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Displaying 151-160 of 25838 results.
ID: 2041
Uid: 29
Author: 0
Category: 43
Title: The Real Thing
Source:
Body: <p>Apropos of my earlier remarks (<a href="http://hnn.us/articles/913.html#052603">"Vacation Bible School"</a> below) on what a genuinely Christian politics might look like, it's nice to see that the Republican governor of Alabama has come to agree that it does not look much like the policies of George W. Bush. Gov. Bob Riley, a former member of Tom DeLay's House Republican legion who is evidently trying to make up for that experience as governor, <a href="http://www.salon.com/news/wire/2003/07/29/alabama_taxes/index.html">has proposed a tax increase</a> that defies national trends and typical Republican preferences by not only by raising new revenues but also by making the Alabama tax code more progressive rather than less: &quot;'According to our Christian ethics, we're supposed to love God, love each other and help take care of the poor,' he said. 'It is immoral to charge somebody making $5,000 an income tax.' &quot; Riley wants to set the minimum income that would incur taxes at $17,000 while increasing taxes on businesses and the wealthy. The new money would be used to close budget gaps and improve the state's woeful educational system. </p><p>Most southern tax systems are highly regressive, relying heavily on sales taxes and fees that are most burdensome for the poor and lower middle class. This is perfectly consistent with the white South's long apparent preference for oligarchy, a social and and political system that naturally places the heaviest burdens on those with the least power and status. Under conservative rule, the rest of the nation (including the federal government) has been moving toward the regressive southern system, sometimes openly and sometimes covertly, as in the case of the widespread double-digit tuition increases at state universities. </p><p>Short-sighted business lobbyists and other neo-monarchists love this trend, especially when it seems to be so easy to convince many of the voters harmed by such policies to regard them as a great boon. Naturally, many of the governor's Republican supporters now &quot;see Riley as a Judas&quot; and have turned on him viciously for developing a sudden case of political honesty and courage. The outraged interest groups include the state's self-styled Christian Coalition, who sling some mendacious Shrubbian rhetoric about <i>all </i>families deserving &quot;tax relief,&quot; even those who actually don't deserve it in the sense of needing it or having done anything to earn it, that did not come from any bible I know about besides Karl Rove's campaign bible.&nbsp; <a href="http://hnn.us/articles/913.html#072903">link</a><p>
ID: 2042
Uid: 29
Author: 0
Category: 43
Title: The Blog is Back
Source:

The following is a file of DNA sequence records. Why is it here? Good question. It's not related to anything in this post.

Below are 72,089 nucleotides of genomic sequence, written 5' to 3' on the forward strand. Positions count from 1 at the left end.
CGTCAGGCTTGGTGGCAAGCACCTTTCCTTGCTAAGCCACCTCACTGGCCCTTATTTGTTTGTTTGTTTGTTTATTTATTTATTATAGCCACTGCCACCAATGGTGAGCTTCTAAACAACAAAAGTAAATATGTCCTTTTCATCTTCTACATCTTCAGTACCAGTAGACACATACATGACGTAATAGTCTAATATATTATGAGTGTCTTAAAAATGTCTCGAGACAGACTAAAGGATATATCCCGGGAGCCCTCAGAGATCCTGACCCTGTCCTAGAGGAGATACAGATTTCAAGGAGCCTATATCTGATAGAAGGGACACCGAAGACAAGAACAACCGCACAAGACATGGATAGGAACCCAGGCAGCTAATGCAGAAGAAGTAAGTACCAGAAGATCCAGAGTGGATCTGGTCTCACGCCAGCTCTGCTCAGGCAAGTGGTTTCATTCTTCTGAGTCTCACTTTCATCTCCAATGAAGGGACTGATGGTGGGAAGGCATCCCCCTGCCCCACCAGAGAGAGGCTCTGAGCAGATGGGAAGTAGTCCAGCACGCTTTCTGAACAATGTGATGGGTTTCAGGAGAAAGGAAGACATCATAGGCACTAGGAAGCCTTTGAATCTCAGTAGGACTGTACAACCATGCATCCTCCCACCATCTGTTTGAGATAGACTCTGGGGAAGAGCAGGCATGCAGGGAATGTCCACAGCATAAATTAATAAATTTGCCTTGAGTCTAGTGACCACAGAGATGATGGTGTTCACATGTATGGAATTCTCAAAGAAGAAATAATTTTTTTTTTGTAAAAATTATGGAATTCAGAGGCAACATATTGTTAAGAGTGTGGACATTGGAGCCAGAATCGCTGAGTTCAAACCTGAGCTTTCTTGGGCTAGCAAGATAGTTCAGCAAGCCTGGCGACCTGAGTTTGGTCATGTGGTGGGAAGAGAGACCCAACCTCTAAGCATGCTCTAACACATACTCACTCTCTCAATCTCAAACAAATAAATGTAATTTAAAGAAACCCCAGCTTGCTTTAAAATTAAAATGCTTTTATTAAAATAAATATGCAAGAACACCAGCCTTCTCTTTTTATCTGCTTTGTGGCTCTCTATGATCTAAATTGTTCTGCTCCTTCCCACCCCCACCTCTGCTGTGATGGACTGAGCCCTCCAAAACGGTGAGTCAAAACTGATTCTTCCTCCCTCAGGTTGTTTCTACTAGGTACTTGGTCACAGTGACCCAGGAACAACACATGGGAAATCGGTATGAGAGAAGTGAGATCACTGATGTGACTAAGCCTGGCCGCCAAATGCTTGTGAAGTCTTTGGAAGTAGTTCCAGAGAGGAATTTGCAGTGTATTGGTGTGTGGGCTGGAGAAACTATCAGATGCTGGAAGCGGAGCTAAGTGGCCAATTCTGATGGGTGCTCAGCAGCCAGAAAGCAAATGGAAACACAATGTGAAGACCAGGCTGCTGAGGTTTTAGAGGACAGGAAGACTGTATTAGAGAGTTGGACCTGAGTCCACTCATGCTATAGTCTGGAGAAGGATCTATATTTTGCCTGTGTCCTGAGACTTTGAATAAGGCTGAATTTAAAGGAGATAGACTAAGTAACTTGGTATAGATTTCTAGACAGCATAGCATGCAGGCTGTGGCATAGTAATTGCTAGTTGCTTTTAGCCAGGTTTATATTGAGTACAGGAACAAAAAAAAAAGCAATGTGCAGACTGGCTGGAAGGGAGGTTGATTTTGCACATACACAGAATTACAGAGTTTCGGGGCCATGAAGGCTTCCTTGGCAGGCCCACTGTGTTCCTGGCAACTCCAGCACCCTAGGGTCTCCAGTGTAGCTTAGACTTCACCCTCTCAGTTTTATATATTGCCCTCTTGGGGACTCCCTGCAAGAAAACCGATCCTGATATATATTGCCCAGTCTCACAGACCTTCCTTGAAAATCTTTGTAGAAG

Body: <p>We're finally done with most of our major summer travels, and having received lots of praise from colleagues at the SHEAR (Society for Historians of the Early American Republic) last week for this poor languishing blog, it seems time to get it back up and running again. There are so many things that need blogging about, I don't know where to start. </p><p>Let me begin by recommending an <a href="http://www.washingtonmonthly.com/features/2003/0307.thompson.html">article in the <i>Washington Monthly</i> on the Bush administration's hostility to science</a>. It has many specifics on something I have <a href="http://hnn.us/articles/953.html#denial"> commented on before</a>, the conservative aversion to engaging with many of the facts of modern life (and not only where &quot;the facts of life&quot; are concerned). Actually, it's less of an aversion these days than a commitment to the aggressive contradiction of scientific, economic, and sociological facts that threaten the beliefs and interests of the Christian and corporate right or might in any way be construed as casting doubt on the lifestyles and values of McMansion-dwelling, SUV-driving, Shrub-loving white suburban voters. Driven by basically political imperatives, these policies of denial and contradiction are buttressed by the simulated research of a growing conservative counter-intelligentsia eager to provide know-nothing conservative politicians with excuses for acting as though evolution, global warming, pollution, racism, etc., were all merely unproven theories on which &quot;the jury is still out,&quot; if not actual &quot;liberal claptrap.&quot; Conservatives like to pretend that they are actually pondering these questions seriously, but squirming underneath it all is good old-fashioned reactionary anti-intellectualism. The article reports Karl Rove's answer when asked to define a Democrat: &quot;Bush's chief political strategist replied, 'Somebody with a doctorate.' &quot; </p><p>The <i>Washington Monthly </i>article focuses on hard science issues, especially in biology, but the pattern it describes of favoring information and experts politically cooked to order, even or perhaps especially in cases where the favored view contradicts the vast majority of other research on a subject, clearly applies in just about every area, from economics to constitutional law to foreign policy. As the <i>Washington Monthly</i> points out, <a href="http://www.msnbc.com/news/944601.asp?0cv=CA00">Condoleeza Rice</a> is one the relatively few Ph.D.s in the current White House, but it's clear that she was in the habit, along with much of the rest of the administration, of giving weight to only the most alarmist evidence regarding the alleged Iraqi threat, even evidence that was widely regarded as baseless or purely speculative. It's all so sad. It's one thing for conservatives to sell tax cuts with cooked economic information, and quite inexcusably different to take the same cynical approach to war. <a href="http://hnn.us/articles/913.html#072803">link</a></p>